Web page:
OutputSizeLimitDumpboxes$, OutputSizeLimitDumpencapsulateOutput[ whoCalled,$Line, $SessionID, 5]]], whoCalled]] *) (* If *)  So it's a side effect of the definition on some typesetting (output formatting). To clarify, the internal code If[...] has a form that accidentally matches the definition of whoCalled: If[x1, whoCalled, y1, y2]  with x1 = False, y1 = With[], and y2 = whoCalled, which symbol appears as both the second and fourth arguments to If. Indeed the definition wreaks havoc here and there throughout the system: UpValues[whoCalled] (* UpValues *) ? whoCalled  Definition not cleared: Clear[whoCalled] (* Clear *)  You can use a string to clear the definition: ClearAll["whoCalled"]  The question is clearly just a toy for exploring how Mathematica evaluates expressions. If for some reason one wants to override functions in this indirect way, it might be good to spend some time thinking about which heads f would be safe to override. I wonder if any System heads are safe. Clearly core programming ones like If are not. One could write a function to verify a head is safe and guard against evaluating whoCalled with unsafe f like this: ClearAll["whoCalled"] (*safeHeadQ[h_] := Context[b] === "Global"; (* more conservative alternative *) *) safeHeadQ[h_] := MatchQ[h, Except[If]]; (* minimal for the OP example *) f_[x___, whoCalled, y___] /; safeHeadQ[f] ^:= f;  • There's a weird thing happening with a mysterious If. In[9]:= ClearAll@a; a /: b_[c__, a[d_]] := a[Print[{b, {c}, d}]; b[c, d]]; {x, a[1]} During evaluation of In[9]:= {List,{x},1} During evaluation of In[9]:= {If,{False,a[{x,1}],a[{x,1}]},{x,1}} Out[9]= a[a[{x, 1}]] – Chip Hurst Nov 28 '15 at 18:09 • If we give If a HoldAll attribute, we can see it's coming from formatting functions I believe. ClearAll@a; a /: b_[c__, a[d_]] := a[Print[Hold@{b, {c}, d}]; b[c, d]]; {x, a[1]} During evaluation of In[11]:= Hold[{List,{x},1}] During evaluation of In[11]:= Hold[{If,{!MemberQ[$BoxForms,StandardForm]||MatchQ[HoldComplete[a[{x,1}]],_[OutputSizeLimitDump\$unlimitedTextPattern]]||MatchQ[HoldComplete[a[{x,1}]], <<OMITTED FOR SPACE>>},{x,1}}] Out[12]= a[{x, 1}] – Chip Hurst Nov 28 '15 at 18:10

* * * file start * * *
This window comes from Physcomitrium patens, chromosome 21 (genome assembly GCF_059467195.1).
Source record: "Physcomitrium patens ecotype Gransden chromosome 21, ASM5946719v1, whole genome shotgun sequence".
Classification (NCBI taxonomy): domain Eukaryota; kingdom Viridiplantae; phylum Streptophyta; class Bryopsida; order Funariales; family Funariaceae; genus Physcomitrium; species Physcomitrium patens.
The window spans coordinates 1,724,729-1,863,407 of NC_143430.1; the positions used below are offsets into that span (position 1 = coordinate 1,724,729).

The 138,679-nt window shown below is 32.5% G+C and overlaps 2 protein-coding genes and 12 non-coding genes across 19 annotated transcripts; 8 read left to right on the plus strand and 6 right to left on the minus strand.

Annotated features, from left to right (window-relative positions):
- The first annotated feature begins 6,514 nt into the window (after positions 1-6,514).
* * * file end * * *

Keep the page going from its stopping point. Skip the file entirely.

• @xzczd It seems to be the same thing. Try something like a /: mem : b_[c__, a[d_]] /; (Print[HoldComplete[mem]]; True) := a[b[c, d]];, which is basically the same thing as I did for Kuba's. Basic the def. is applied once to generate a[{x, 1}] and then again, when the internal code accidentally matches the definition in formatting the output boxes. Note the code if of the form If[t, e1, e2, a[{x , 1}], where e1 is also a[{x, 1}] but is matched in c__. – Michael E2 Nov 28 '15 at 18:56
• Didn't get this the first time: i.stack.imgur.com/94zsb.png -- ah, figured it out: the extra HoldComplete[ToString[whoCalled]] etc. are from the floating popup info. Note having the whoCalled def. around messes up the Preferences dialog window! – Michael E2 Nov 28 '15 at 19:10
• @xzczd Also note, running ./MathKernel from terminal, {x, a[1]} appears like you would expect. In[2]:= Clear@a; a /: b_[c__, a[d_]] := a[b[c, d]]; {x, a[1]} Out[2]= a[{x, 1}] – Chip Hurst Nov 28 '15 at 22:46

The difference in behaviour seem to be because Plus expects more than one argument.

f_[whoCalled] ^:= f
Sin[whoCalled]
Plus[whoCalled]
Minus[whoCalled]
MadeUp[whoCalled]

(* Sin
whoCalled
Minus
MadeUp *)

f_[whoCalled, youCalled] ^:= f
Plus[whoCalled, youCalled]

(* Plus *)

• I thought about that. But I noticed that If[whoCalled] returned If. – Shredderroy Dec 11 '14 at 9:13
• Your example lead me to that: f_[___, whoCalled, ___] ^:= f; Plus[whoCalled] --> If O_o – Kuba Dec 11 '14 at 9:13
• Lol, that's weird. – Chris Degnen Dec 11 '14 at 9:21
• It also seems to be related to FE-Kernel communication because using only Kernel it returns whoCalled`. – Kuba Dec 11 '14 at 10:39
• @Kuba You're rewriting history: youtu.be/tbJwwJ33TEI?t=17s – Dr. belisarius Dec 11 '14 at 14:44